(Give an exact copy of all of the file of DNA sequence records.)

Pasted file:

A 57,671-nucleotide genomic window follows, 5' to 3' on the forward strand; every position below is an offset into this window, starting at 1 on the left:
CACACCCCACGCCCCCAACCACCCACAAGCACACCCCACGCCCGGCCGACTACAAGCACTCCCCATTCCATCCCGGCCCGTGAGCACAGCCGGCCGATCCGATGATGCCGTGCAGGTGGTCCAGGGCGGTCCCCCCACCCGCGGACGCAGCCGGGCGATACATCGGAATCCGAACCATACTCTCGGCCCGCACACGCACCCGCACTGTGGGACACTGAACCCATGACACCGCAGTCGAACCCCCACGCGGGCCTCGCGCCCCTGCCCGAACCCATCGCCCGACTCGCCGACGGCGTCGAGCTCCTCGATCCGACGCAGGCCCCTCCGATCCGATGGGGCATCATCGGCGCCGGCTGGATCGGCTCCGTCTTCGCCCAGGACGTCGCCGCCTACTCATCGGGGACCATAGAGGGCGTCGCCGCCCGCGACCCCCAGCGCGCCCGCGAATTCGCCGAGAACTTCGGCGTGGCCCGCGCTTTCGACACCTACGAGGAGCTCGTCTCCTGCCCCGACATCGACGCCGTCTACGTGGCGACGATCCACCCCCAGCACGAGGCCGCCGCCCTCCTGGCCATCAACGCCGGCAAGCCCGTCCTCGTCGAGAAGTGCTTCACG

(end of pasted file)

A 57,671-nucleotide genomic window follows, 5' to 3' on the forward strand; every position below is an offset into this window, starting at 1 on the left:
CACACCCCACGCCCCCAACCACCCACAAGCACACCCCACGCCCGGCCGACTACAAGCACTCCCCATTCCATCCCGGCCCGTGAGCACAGCCGGCCGATCCGATGATGCCGTGCAGGTGGTCCAGGGCGGTCCCCCCACCCGCGGACGCAGCCGGGCGATACATCGGAATCCGAACCATACTCTCGGCCCGCACACGCACCCGCACTGTGGGACACTGAACCCATGACACCGCAGTCGAACCCCCACGCGGGCCTCGCGCCCCTGCCCGAACCCATCGCCCGACTCGCCGACGGCGTCGAGCTCCTCGATCCGACGCAGGCCCCTCCGATCCGATGGGGCATCATCGGCGCCGGCTGGATCGGCTCCGTCTTCGCCCAGGACGTCGCCGCCTACTCATCGGGGACCATAGAGGGCGTCGCCGCCCGCGACCCCCAGCGCGCCCGCGAATTCGCCGAGAACTTCGGCGTGGCCCGCGCTTTCGACACCTACGAGGAGCTCGTCTCCTGCCCCGACATCGACGCCGTCTACGTGGCGACGATCCACCCCCAGCACGAGGCCGCCGCCCTCCTGGCCATCAACGCCGGCAAGCCCGTCCTCGTCGAGAAGTGCTTCACG